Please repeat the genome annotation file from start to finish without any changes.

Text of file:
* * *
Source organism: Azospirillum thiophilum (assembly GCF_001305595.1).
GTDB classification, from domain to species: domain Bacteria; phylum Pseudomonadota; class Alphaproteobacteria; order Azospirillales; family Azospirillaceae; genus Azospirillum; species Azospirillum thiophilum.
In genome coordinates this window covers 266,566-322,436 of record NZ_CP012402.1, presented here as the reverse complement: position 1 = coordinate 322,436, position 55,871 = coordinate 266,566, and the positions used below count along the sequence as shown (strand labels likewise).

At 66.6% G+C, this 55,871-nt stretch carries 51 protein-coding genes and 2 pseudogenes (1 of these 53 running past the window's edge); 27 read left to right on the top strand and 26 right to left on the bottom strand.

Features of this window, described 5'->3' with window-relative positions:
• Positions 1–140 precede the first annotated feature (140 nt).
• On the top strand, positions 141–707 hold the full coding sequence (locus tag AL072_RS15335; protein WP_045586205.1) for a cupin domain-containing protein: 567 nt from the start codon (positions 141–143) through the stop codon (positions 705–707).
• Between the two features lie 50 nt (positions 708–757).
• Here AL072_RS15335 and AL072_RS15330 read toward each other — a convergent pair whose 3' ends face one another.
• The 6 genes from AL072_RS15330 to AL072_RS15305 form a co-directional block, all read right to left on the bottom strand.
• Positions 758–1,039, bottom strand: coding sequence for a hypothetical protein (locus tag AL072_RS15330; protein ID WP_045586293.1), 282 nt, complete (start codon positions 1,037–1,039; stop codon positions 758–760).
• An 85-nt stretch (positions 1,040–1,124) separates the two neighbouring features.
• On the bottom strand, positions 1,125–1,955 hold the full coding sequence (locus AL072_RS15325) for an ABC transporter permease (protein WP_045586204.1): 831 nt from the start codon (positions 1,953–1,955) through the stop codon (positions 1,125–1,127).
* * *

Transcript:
Source organism: Azospirillum thiophilum (assembly GCF_001305595.1).
GTDB classification, from domain to species: domain Bacteria; phylum Pseudomonadota; class Alphaproteobacteria; order Azospirillales; family Azospirillaceae; genus Azospirillum; species Azospirillum thiophilum.
In genome coordinates this window covers 266,566-322,436 of record NZ_CP012402.1, presented here as the reverse complement: position 1 = coordinate 322,436, position 55,871 = coordinate 266,566, and the positions used below count along the sequence as shown (strand labels likewise).

At 66.6% G+C, this 55,871-nt stretch carries 51 protein-coding genes and 2 pseudogenes (1 of these 53 running past the window's edge); 27 read left to right on the top strand and 26 right to left on the bottom strand.

Features of this window, described 5'->3' with window-relative positions:
• Positions 1–140 precede the first annotated feature (140 nt).
• On the top strand, positions 141–707 hold the full coding sequence (locus tag AL072_RS15335; protein WP_045586205.1) for a cupin domain-containing protein: 567 nt from the start codon (positions 141–143) through the stop codon (positions 705–707).
• Between the two features lie 50 nt (positions 708–757).
• Here AL072_RS15335 and AL072_RS15330 read toward each other — a convergent pair whose 3' ends face one another.
• The 6 genes from AL072_RS15330 to AL072_RS15305 form a co-directional block, all read right to left on the bottom strand.
• Positions 758–1,039, bottom strand: coding sequence for a hypothetical protein (locus tag AL072_RS15330; protein ID WP_045586293.1), 282 nt, complete (start codon positions 1,037–1,039; stop codon positions 758–760).
• An 85-nt stretch (positions 1,040–1,124) separates the two neighbouring features.
• On the bottom strand, positions 1,125–1,955 hold the full coding sequence (locus AL072_RS15325) for an ABC transporter permease (protein WP_045586204.1): 831 nt from the start codon (positions 1,953–1,955) through the stop codon (positions 1,125–1,127).